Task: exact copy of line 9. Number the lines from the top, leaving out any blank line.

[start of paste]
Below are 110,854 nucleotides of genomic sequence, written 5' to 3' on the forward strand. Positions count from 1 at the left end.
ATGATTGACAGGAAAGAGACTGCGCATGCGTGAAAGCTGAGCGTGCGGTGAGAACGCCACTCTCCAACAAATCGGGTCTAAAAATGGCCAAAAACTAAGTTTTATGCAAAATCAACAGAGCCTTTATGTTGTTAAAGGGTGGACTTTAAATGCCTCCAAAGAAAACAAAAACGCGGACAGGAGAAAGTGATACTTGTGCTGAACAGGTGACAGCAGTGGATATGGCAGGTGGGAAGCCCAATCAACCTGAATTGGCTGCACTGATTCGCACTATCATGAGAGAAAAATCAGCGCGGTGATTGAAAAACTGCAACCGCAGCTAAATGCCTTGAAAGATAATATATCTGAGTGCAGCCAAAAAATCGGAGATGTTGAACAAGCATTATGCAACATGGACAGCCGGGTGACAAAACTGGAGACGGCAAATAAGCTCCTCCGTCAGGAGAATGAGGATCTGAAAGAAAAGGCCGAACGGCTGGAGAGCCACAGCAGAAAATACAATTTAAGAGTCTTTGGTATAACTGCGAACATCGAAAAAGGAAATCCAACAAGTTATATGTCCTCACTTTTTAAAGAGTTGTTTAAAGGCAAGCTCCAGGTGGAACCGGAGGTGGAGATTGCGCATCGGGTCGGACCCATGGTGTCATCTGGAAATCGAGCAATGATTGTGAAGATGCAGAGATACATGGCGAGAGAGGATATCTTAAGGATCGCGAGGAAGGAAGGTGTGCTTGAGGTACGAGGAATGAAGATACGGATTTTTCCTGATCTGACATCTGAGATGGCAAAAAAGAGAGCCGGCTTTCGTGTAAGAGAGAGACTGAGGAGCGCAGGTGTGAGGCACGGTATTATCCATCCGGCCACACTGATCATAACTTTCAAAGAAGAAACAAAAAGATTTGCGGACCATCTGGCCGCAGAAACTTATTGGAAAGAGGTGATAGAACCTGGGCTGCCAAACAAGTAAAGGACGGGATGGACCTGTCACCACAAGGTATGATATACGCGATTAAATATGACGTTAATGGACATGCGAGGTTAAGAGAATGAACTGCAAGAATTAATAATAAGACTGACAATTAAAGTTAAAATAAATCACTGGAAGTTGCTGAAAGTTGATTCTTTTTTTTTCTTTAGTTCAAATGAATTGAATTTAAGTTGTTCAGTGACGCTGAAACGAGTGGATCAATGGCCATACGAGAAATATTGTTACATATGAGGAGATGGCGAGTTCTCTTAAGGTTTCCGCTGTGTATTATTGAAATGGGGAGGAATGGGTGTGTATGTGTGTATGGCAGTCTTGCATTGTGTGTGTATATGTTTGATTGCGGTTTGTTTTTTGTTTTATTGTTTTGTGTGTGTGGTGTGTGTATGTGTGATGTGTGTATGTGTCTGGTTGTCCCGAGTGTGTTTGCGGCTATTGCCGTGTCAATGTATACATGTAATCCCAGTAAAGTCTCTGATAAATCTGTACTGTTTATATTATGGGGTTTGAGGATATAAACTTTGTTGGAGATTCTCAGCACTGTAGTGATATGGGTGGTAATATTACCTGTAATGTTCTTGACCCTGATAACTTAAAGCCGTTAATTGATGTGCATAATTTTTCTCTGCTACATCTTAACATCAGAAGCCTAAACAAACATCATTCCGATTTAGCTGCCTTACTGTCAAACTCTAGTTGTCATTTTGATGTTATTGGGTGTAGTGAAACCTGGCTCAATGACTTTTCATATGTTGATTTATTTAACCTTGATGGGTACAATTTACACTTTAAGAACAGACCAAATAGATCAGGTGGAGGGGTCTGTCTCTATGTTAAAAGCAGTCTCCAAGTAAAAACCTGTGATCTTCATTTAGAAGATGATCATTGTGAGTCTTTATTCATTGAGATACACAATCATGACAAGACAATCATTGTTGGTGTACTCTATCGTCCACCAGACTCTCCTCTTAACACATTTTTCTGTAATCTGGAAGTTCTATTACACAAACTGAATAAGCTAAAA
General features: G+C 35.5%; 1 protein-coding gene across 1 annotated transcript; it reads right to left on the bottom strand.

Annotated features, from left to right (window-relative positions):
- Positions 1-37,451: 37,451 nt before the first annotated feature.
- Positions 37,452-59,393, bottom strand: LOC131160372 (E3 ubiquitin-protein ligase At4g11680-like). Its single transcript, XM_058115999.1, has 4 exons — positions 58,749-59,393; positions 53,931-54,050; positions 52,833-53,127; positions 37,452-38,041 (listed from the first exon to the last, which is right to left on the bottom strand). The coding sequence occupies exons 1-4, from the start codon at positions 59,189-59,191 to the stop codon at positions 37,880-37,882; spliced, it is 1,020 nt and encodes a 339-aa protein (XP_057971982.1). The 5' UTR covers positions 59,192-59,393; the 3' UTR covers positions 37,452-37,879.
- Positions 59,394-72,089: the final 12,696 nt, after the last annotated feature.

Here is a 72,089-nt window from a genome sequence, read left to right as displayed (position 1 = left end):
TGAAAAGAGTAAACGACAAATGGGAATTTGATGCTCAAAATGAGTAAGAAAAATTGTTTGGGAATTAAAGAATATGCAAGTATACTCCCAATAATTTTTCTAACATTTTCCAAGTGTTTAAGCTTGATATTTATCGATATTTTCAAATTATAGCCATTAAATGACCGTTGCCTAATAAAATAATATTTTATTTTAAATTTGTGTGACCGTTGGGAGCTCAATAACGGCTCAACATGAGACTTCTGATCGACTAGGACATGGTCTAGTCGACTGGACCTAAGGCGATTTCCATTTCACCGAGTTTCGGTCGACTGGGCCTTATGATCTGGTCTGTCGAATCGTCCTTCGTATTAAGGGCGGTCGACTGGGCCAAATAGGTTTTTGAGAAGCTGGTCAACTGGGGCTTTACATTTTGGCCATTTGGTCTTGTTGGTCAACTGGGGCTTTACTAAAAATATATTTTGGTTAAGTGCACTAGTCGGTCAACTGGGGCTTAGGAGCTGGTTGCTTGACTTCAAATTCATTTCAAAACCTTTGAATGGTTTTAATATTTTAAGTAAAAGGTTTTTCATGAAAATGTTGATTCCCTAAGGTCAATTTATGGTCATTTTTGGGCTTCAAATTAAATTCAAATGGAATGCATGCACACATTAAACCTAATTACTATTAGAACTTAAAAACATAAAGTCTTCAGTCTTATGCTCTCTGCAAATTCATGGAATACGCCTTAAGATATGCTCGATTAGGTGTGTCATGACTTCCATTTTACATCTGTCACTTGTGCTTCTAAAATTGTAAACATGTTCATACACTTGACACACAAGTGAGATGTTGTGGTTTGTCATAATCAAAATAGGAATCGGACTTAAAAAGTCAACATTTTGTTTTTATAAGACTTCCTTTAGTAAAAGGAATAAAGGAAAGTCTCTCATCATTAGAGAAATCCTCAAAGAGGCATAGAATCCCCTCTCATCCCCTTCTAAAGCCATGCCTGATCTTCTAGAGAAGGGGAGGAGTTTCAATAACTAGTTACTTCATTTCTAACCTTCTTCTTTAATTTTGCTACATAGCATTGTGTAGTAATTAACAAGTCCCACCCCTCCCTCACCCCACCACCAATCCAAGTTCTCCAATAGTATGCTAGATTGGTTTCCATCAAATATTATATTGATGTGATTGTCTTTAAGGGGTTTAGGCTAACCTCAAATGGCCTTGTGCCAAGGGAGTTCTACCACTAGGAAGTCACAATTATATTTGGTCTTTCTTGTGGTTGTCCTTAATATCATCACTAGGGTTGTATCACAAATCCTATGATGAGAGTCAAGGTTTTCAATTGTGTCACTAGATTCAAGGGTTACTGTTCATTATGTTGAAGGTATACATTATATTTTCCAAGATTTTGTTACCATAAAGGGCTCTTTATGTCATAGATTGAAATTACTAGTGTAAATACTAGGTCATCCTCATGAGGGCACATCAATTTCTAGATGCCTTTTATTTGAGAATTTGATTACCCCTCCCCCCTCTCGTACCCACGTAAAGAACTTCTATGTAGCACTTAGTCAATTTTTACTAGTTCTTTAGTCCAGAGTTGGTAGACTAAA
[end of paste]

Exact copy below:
TGAAAAGAGTAAACGACAAATGGGAATTTGATGCTCAAAATGAGTAAGAAAAATTGTTTGGGAATTAAAGAATATGCAAGTATACTCCCAATAATTTTTCTAACATTTTCCAAGTGTTTAAGCTTGATATTTATCGATATTTTCAAATTATAGCCATTAAATGACCGTTGCCTAATAAAATAATATTTTATTTTAAATTTGTGTGACCGTTGGGAGCTCAATAACGGCTCAACATGAGACTTCTGATCGACTAGGACATGGTCTAGTCGACTGGACCTAAGGCGATTTCCATTTCACCGAGTTTCGGTCGACTGGGCCTTATGATCTGGTCTGTCGAATCGTCCTTCGTATTAAGGGCGGTCGACTGGGCCAAATAGGTTTTTGAGAAGCTGGTCAACTGGGGCTTTACATTTTGGCCATTTGGTCTTGTTGGTCAACTGGGGCTTTACTAAAAATATATTTTGGTTAAGTGCACTAGTCGGTCAACTGGGGCTTAGGAGCTGGTTGCTTGACTTCAAATTCATTTCAAAACCTTTGAATGGTTTTAATATTTTAAGTAAAAGGTTTTTCATGAAAATGTTGATTCCCTAAGGTCAATTTATGGTCATTTTTGGGCTTCAAATTAAATTCAAATGGAATGCATGCACACATTAAACCTAATTACTATTAGAACTTAAAAACATAAAGTCTTCAGTCTTATGCTCTCTGCAAATTCATGGAATACGCCTTAAGATATGCTCGATTAGGTGTGTCATGACTTCCATTTTACATCTGTCACTTGTGCTTCTAAAATTGTAAACATGTTCATACACTTGACACACAAGTGAGATGTTGTGGTTTGTCATAATCAAAATAGGAATCGGACTTAAAAAGTCAACATTTTGTTTTTATAAGACTTCCTTTAGTAAAAGGAATAAAGGAAAGTCTCTCATCATTAGAGAAATCCTCAAAGAGGCATAGAATCCCCTCTCATCCCCTTCTAAAGCCATGCCTGATCTTCTAGAGAAGGGGAGGAGTTTCAATAACTAGTTACTTCATTTCTAACCTTCTTCTTTAATTTTGCTACATAGCATTGTGTAGTAATTAACAAGTCCCACCCCTCCCTCACCCCACCACCAATCCAAGTTCTCCAATAGTATGCTAGATTGGTTTCCATCAAATATTATATTGATGTGATTGTCTTTAAGGGGTTTAGGCTAACCTCAAATGGCCTTGTGCCAAGGGAGTTCTACCACTAGGAAGTCACAATTATATTTGGTCTTTCTTGTGGTTGTCCTTAATATCATCACTAGGGTTGTATCACAAATCCTATGATGAGAGTCAAGGTTTTCAATTGTGTCACTAGATTCAAGGGTTACTGTTCATTATGTTGAAGGTATACATTATATTTTCCAAGATTTTGTTACCATAAAGGGCTCTTTATGTCATAGATTGAAATTACTAGTGTAAATACTAGGTCATCCTCATGAGGGCACATCAATTTCTAGATGCCTTTTATTTGAGAATTTGATTACCCCTCCCCCCTCTCGTACCCACGTAAAGAACTTCTATGTAGCACTTAGTCAATTTTTACTAGTTCTTTAGTCCAGAGTTGGTAGACTAAA